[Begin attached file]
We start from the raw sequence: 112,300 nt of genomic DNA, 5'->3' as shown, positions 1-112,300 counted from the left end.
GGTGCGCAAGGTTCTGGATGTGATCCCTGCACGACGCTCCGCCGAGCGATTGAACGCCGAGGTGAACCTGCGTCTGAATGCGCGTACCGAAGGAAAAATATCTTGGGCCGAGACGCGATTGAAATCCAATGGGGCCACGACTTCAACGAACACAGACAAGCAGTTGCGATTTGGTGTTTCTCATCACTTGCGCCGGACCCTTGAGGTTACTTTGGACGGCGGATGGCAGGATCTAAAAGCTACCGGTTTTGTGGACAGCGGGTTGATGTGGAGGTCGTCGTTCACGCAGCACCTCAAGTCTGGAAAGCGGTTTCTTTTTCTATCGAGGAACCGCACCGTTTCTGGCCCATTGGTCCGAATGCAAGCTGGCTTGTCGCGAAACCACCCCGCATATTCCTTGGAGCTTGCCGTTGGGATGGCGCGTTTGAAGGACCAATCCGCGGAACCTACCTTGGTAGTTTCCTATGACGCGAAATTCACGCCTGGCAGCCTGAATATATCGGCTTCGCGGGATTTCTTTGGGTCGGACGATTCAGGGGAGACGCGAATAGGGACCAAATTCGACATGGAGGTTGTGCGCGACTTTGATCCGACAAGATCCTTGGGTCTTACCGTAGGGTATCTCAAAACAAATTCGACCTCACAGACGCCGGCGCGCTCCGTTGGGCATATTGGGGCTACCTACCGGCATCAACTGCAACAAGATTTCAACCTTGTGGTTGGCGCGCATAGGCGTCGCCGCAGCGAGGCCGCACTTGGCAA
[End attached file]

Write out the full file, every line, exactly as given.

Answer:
We start from the raw sequence: 112,300 nt of genomic DNA, 5'->3' as shown, positions 1-112,300 counted from the left end.
GGTGCGCAAGGTTCTGGATGTGATCCCTGCACGACGCTCCGCCGAGCGATTGAACGCCGAGGTGAACCTGCGTCTGAATGCGCGTACCGAAGGAAAAATATCTTGGGCCGAGACGCGATTGAAATCCAATGGGGCCACGACTTCAACGAACACAGACAAGCAGTTGCGATTTGGTGTTTCTCATCACTTGCGCCGGACCCTTGAGGTTACTTTGGACGGCGGATGGCAGGATCTAAAAGCTACCGGTTTTGTGGACAGCGGGTTGATGTGGAGGTCGTCGTTCACGCAGCACCTCAAGTCTGGAAAGCGGTTTCTTTTTCTATCGAGGAACCGCACCGTTTCTGGCCCATTGGTCCGAATGCAAGCTGGCTTGTCGCGAAACCACCCCGCATATTCCTTGGAGCTTGCCGTTGGGATGGCGCGTTTGAAGGACCAATCCGCGGAACCTACCTTGGTAGTTTCCTATGACGCGAAATTCACGCCTGGCAGCCTGAATATATCGGCTTCGCGGGATTTCTTTGGGTCGGACGATTCAGGGGAGACGCGAATAGGGACCAAATTCGACATGGAGGTTGTGCGCGACTTTGATCCGACAAGATCCTTGGGTCTTACCGTAGGGTATCTCAAAACAAATTCGACCTCACAGACGCCGGCGCGCTCCGTTGGGCATATTGGGGCTACCTACCGGCATCAACTGCAACAAGATTTCAACCTTGTGGTTGGCGCGCATAGGCGTCGCCGCAGCGAGGCCGCACTTGGCAA